Hi, I’m Jeremy, also known as
Cats and white male boomers always land on their feet
How job loss affects different generations and genders differently.
This story originally appeared on Medium. View on Medium »
In late 2017, when I found out my job was soon to discriminate against me (and others), I had the connections and unique blend of skills to land a new gig within just a few weeks. Since I left in early 2018, I've put a lot of energy into sharing my story and shining light into the very dark side of American Bible Society, the organization I worked for.
On October 28, 2019, my former employer, American Bible Society, announced that their president, Roy Peterson, was retiring— effective immediately. Hearing this news and knowing that he had only been there for four years, and that he is only in his mid-60s, and that people don't just retire on a whim, I cannot help but believe that Peterson was not so much "retiring" as he was "fired." The real story isn't public, and we'll probably never know the full truth, so I can only speculate. But as they say, "I call 'em like I see 'em."
Initially I was amused, pleased even, at the thought. The man whose policies forced me out of a nearly 10-year tenure at the organization got the boot himself. Payback. Karma. Whatever you want to call it. I gloated at the thought that he might just take this event as a sign that he was wrong.
It even gives me a glimmer of hope that the organization may turn back around to the way it was before, a welcoming and open environment, rather than the bureaucratic and militaristic sweatshop it became under Peterson and his henchmen. Or even that some of the deeply-rooted management problems that continued to fester under Peterson's leadership may finally be addressed.
After a few snarky comments to friends, some laughs, and some time to process the news, another less amusing thought came to mind. If there's one thing I learned from over 15 years working at Christian non-profit organizations (not to mention following the current news cycle), it's that white male boomers always land on their feet. The species was born with a coat of teflon, nothing sticks — perhaps a product of being born to their stoic silent generation parents. No matter how bad the situation they find themselves in, they are always above reproach. Even in the face of utter failure, they always find a way out, to escape and save face.
And is it ever frustrating. In fact, it's just plain infuriating. Looking back at all of my previous jobs, I can think of numerous times when white, men from the Baby Boomer generation were shuffled around an organization, to minimize the damage they might cause with their failures, while also preventing any damage to their pride at the same time. And even in the cases where those men were forced to exit, it was always framed positively, without fault or blame.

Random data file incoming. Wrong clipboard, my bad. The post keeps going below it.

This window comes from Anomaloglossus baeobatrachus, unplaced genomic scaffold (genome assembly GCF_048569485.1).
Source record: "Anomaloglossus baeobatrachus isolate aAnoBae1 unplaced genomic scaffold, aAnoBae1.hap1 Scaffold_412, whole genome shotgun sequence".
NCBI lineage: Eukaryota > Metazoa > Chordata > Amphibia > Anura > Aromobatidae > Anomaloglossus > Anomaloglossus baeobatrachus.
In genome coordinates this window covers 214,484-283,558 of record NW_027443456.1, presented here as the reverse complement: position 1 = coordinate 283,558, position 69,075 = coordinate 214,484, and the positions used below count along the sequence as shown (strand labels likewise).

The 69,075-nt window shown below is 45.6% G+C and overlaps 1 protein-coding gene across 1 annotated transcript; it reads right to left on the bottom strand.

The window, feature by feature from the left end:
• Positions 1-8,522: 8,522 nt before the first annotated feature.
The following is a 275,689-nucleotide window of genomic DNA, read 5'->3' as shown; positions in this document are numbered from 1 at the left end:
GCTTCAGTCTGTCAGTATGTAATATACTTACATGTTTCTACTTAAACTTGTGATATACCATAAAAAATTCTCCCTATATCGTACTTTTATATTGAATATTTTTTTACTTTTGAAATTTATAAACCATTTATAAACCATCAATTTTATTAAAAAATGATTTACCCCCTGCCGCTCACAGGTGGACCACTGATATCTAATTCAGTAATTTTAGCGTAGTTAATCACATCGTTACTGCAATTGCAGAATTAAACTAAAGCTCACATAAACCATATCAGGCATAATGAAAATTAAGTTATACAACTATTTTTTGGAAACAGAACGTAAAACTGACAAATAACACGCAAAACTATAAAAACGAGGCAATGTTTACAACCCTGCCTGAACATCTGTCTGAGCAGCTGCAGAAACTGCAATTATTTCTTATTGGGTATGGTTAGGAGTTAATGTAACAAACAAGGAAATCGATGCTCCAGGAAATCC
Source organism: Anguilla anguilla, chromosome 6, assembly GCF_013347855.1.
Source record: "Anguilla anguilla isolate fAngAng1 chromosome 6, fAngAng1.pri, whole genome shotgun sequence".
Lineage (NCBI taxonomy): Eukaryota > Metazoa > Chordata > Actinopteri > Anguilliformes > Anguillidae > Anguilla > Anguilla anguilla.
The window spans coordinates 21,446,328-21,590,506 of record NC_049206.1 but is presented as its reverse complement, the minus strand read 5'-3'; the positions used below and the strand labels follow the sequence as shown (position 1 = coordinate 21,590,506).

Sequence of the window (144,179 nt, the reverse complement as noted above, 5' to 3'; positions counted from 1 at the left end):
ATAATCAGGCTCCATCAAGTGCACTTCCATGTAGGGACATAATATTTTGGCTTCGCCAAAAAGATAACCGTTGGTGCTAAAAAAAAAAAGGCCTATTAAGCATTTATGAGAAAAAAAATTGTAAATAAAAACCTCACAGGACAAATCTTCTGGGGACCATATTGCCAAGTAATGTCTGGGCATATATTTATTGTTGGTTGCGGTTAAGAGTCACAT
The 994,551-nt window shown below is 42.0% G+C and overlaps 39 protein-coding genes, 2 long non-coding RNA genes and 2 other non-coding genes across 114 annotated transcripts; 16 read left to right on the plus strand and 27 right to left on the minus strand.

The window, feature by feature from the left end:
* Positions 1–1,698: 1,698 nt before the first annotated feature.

The stories of several of my former coworkers are quite different.
Jean*, a woman in her mid-40s with many years of experience was let go from her position at American Bible Society. She didn't expect it, nobody did, and it was a devastating blow. She wasn't afforded the opportunity to make a graceful exit. She took on a number of small freelance jobs while looking for work, but was unable to find a new position for almost three years. And even when she did, it was a huge step down from the positions she had previously held.
Brandon*, a man in his early 30s was forced to leave American Bible Society due to a discriminatory policy shift. He found a position at another company relatively quickly, but it was more entry level than the work he had been doing. The culture was terrible, and he hated it. Eventually he left in frustration, and it took several months, many applications and interviews, and a huge leap of faith to find something more suitable.
I consider myself lucky and a unique story among my peers. I've seen many fellow xennials, millennials, and women who were not so lucky, suffering massive career setbacks when things don't work out. It's a rare situation to land on your feet like I did.
I'm not sure what the answer is, or where to go from here. I'm not sure if there even is a solution.
What I do know is that whatever actually happened, Roy Peterson will land on his feet, pride intact, while many others who don't share his maleness and boomer-ness will not. In the age of "OK boomer," these stories need to be told.
As a new generation overtakes the workforce, I can only hope that we'll find ways to overcome the ageism and sexism that plague the workplace.
** Names changed to protect identities*
Get in Touch With Jeremy
The majority of my time is spent working for Happy Cog, however I do take on occasional consulting and speaking gigs.
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